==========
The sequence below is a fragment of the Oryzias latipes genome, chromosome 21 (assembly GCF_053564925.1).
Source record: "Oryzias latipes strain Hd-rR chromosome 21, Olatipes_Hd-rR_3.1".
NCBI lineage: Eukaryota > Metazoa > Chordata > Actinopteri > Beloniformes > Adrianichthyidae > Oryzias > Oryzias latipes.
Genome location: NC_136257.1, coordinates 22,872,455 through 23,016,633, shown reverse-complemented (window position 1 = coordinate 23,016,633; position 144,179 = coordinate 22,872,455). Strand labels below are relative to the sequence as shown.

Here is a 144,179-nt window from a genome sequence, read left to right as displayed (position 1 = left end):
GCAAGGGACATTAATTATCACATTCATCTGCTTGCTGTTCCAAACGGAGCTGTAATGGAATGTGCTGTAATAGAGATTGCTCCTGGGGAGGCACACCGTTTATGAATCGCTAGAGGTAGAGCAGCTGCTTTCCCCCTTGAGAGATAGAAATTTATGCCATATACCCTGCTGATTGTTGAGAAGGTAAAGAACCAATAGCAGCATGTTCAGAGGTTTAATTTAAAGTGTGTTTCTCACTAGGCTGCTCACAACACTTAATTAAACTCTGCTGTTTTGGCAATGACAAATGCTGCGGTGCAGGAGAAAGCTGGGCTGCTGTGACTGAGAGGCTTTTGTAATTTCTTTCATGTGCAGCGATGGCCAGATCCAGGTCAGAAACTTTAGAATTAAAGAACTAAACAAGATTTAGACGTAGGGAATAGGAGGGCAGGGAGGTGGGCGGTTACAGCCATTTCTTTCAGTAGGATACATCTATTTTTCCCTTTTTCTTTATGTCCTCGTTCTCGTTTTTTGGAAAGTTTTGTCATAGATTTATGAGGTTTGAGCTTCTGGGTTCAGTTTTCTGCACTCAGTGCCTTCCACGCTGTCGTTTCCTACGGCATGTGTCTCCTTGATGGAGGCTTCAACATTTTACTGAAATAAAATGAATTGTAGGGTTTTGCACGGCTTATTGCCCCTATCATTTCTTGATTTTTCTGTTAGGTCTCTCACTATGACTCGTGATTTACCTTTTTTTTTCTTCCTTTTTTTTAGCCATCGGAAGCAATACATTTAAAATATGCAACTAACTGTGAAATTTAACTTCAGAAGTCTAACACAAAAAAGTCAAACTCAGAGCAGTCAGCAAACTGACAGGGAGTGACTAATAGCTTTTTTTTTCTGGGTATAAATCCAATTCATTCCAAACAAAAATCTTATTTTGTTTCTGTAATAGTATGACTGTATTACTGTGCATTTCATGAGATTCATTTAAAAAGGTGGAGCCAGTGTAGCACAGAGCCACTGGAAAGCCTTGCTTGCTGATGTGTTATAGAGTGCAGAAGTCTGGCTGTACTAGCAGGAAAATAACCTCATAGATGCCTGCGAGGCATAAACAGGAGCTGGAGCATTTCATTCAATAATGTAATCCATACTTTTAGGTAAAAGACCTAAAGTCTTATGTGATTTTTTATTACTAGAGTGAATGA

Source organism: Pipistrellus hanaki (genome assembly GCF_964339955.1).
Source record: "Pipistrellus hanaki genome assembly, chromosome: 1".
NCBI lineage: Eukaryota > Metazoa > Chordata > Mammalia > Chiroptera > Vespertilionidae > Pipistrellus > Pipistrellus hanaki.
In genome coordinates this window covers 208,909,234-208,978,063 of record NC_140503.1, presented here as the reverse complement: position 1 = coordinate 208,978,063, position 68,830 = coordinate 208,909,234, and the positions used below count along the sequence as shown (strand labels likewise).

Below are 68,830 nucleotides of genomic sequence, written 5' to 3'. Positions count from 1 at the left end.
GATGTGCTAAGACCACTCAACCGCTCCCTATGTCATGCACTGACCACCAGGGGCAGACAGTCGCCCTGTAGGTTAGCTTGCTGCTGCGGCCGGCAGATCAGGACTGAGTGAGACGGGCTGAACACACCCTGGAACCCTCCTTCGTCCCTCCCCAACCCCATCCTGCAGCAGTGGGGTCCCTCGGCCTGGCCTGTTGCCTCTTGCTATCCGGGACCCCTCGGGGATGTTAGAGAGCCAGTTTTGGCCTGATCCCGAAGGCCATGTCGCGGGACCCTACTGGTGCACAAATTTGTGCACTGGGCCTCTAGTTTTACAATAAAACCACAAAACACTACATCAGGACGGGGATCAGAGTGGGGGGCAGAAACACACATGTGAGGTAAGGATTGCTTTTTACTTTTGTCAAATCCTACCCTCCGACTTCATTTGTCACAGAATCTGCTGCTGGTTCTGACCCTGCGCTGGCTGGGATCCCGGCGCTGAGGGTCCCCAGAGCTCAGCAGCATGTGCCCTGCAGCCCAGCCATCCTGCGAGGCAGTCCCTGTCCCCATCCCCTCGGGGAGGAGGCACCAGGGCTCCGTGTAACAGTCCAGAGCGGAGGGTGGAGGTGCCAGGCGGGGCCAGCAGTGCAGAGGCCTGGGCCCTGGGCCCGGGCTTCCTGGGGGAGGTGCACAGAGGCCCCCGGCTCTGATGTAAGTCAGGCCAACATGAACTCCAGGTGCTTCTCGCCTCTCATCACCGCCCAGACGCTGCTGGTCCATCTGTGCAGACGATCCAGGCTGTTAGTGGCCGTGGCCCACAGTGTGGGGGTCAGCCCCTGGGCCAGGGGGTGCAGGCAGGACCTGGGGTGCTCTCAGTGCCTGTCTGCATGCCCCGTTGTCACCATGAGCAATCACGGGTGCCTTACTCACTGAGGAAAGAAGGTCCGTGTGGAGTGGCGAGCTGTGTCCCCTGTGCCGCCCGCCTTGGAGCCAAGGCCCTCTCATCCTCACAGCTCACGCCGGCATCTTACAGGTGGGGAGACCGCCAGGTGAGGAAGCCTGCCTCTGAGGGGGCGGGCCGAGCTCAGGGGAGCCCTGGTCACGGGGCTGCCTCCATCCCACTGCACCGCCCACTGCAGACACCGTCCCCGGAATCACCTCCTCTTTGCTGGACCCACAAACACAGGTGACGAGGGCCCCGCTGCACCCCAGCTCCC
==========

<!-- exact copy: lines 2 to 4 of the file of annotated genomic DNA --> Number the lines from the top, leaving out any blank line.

Source record: "Oryzias latipes strain Hd-rR chromosome 21, Olatipes_Hd-rR_3.1".
NCBI lineage: Eukaryota > Metazoa > Chordata > Actinopteri > Beloniformes > Adrianichthyidae > Oryzias > Oryzias latipes.
Genome location: NC_136257.1, coordinates 22,872,455 through 23,016,633, shown reverse-complemented (window position 1 = coordinate 23,016,633; position 144,179 = coordinate 22,872,455). Strand labels below are relative to the sequence as shown.